Ptolemy’s great-grandnephew Reggie provides him with the assistance he needs to barely maintain his lonely existence in squalid conditions. When Reggie dies, a new person comes into his life. Robyn, a 17-year-old orphan living with Ptolemy’s grandniece, begins to straighten out his apartment and then his mind.    

As Robyn gets Ptolemy’s apartment more organized and functional, Ptolemy’s mind starts to get more organized and functional as well, but only a bit more. Unsatisfied with his progress, Robyn takes Ptolemy to a physician who has an experimental drug for dementia. Ptolemy is told that if he takes the drug he will regain his mental acuity but probably not live more than a few weeks, or months, at best. Without hesitation he takes the drug—“I wanna make it so I could think good for just a couple a mont’s, Doc” (p. 126)—and rapidly regains many memories and mental capacities. During the time he has with his newfound mental agility, Ptolemy is able to make good on a commitment from his childhood and to solve the mystery of Reggie’s death. While the experimental drug enables Ptolemy to wrap up his business, it also produces a rather violent end to his life.

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When Breath Becomes Air

Kalanithi, Paul

Last Updated: Feb-18-2016
Annotated by:
Shafer, Audrey

Primary Category: Literature / Nonfiction

Genre: Memoir

Summary:

Paul Kalanithi, diagnosed with stage IV metastatic lung cancer when he was a neurosurgery resident at Stanford University, was faced with a decision. Should he truncate his career in neurosurgery in order to become a writer - a career he had always envisioned for himself after completing a couple of decades of neurosurgery practice? Married to Lucy Kalanithi, an internist he had met in medical school, Paul’s career and future had looked bright and promising. But as he entered his final year of a seven-year residency, symptoms of excruciating back pain and significant weight loss began. Garbed in a hospital gown, he examines his own CT scan – this is how we meet Paul at the beginning of the Prologue. He then writes of the relatively brief period of misdiagnosis prior to the CT scan. With the initial negative plain x-rays, he is started on nonsteroidal anti-inflammatory drugs. But breakthrough pain and continued weight loss leads to the CT. Paul the physician understands the death sentence the images portend; Paul the patient is just beginning his journey. The diagnosis and treatment cause him to reassess his decisions about his life, to decide to father a child even though he knows he will never see the child grow up, and ultimately to write a memoir, essentially for his daughter.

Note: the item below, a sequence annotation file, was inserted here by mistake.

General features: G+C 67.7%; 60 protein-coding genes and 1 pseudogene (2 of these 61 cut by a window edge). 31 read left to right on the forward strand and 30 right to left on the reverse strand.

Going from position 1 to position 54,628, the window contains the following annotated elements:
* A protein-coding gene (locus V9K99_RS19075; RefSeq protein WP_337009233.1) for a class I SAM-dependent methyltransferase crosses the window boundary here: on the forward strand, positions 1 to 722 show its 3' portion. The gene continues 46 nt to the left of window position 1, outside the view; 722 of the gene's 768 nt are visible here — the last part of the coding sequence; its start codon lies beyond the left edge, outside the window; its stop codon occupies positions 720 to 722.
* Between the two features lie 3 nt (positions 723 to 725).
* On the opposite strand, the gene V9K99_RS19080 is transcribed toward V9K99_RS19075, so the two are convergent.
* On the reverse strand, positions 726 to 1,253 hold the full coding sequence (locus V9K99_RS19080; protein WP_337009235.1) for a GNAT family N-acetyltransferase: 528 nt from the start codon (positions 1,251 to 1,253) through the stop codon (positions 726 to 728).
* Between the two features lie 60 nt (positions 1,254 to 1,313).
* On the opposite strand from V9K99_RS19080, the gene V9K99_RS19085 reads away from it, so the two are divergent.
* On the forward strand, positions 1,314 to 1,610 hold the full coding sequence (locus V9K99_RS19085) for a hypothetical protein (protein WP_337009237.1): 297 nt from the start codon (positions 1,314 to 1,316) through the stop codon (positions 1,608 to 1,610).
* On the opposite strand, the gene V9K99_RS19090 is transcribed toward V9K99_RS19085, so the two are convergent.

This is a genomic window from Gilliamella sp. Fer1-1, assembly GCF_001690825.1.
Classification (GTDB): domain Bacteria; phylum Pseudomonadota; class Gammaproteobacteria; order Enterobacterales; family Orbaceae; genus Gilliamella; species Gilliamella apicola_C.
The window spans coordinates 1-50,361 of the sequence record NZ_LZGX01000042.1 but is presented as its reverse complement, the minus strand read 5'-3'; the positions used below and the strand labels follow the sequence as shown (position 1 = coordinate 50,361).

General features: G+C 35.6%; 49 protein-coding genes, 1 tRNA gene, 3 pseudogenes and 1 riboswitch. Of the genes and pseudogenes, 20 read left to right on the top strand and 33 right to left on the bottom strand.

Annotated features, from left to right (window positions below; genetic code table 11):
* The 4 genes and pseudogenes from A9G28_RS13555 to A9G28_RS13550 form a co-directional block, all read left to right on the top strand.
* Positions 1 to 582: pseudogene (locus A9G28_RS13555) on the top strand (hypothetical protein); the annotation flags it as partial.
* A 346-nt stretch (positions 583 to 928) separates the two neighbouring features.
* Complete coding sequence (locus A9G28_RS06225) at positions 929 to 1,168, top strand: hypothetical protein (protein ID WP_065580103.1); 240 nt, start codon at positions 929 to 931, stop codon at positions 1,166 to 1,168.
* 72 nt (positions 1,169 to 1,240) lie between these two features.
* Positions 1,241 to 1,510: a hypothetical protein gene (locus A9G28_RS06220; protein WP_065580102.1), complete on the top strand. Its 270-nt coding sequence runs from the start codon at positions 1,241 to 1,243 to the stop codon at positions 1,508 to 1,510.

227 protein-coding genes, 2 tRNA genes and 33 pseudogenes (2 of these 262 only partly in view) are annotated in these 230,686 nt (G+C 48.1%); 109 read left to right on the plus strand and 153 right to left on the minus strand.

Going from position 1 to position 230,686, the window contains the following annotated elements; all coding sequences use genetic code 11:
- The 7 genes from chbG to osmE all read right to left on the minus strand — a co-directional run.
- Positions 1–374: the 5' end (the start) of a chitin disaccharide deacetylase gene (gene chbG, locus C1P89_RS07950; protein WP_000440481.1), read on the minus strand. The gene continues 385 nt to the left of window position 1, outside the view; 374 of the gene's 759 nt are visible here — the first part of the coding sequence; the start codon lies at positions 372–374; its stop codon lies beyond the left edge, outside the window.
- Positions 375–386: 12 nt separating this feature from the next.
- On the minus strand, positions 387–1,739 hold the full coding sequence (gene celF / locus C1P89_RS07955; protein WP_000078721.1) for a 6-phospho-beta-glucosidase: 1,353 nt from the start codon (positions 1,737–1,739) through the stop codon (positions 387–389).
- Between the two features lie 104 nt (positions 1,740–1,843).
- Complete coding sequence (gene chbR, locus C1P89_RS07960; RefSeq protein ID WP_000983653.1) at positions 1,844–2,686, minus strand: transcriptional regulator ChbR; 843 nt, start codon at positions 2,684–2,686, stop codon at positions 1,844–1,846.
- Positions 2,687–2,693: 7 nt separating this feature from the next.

Paul had graduated from Stanford with undergraduate and master’s degrees which reflected his dual love of literature and science. He combined these in a second master’s degree from Cambridge University in the history and philosophy of science and medicine before attending Yale for his medical degree. He and his wife return to California for residencies. The book is largely a blend of his dual interests: a deep and abiding love and faith in literature and how words can reveal truths, and a passion for the practice and science of neurosurgery. The rupture of fatal illness into his life interrupts his dogged trajectory towards an academic medical career, and, like all ruptures, confounds expectations and reorients priorities.

The book has five parts: a foreword by physician-writer Abraham Verghese, who notes the stunning prose Paul produced for an initial article in The New York Times and exhorts the reader to “Listen to Paul” (page xix); a brief prologue; two parts by Paul Kalanithi (Part I: In Perfect Health I Begin, and Part II: Cease Not till Death); and a stunning, heart-breaking epilogue by Lucy Kalanithi. In the epilogue, written with as many literary references and allusions as her husband’s writing includes, Lucy provides the reader with a gentle and loving portrait of her husband in his final days, reaffirms his joy in their daughter Cady, and chronicles how she kept her promise to her dying husband to shepherd his manuscript into print.

The bulk of the book is memoir – a childhood in Arizona and an aversion to pursuing a life in medicine due to his hard-working cardiologist-father, experiences at Stanford which eventually led him to reverse his decision to avoid a medical career, the stages of his medical career and caring for patients, and his devastating cancer. Though initially responsive to treatment—and indeed, the treatment enables him to complete his residency and decide to father a child with Lucy—the cancer is, as prognosticated from the diagnosis, fatal.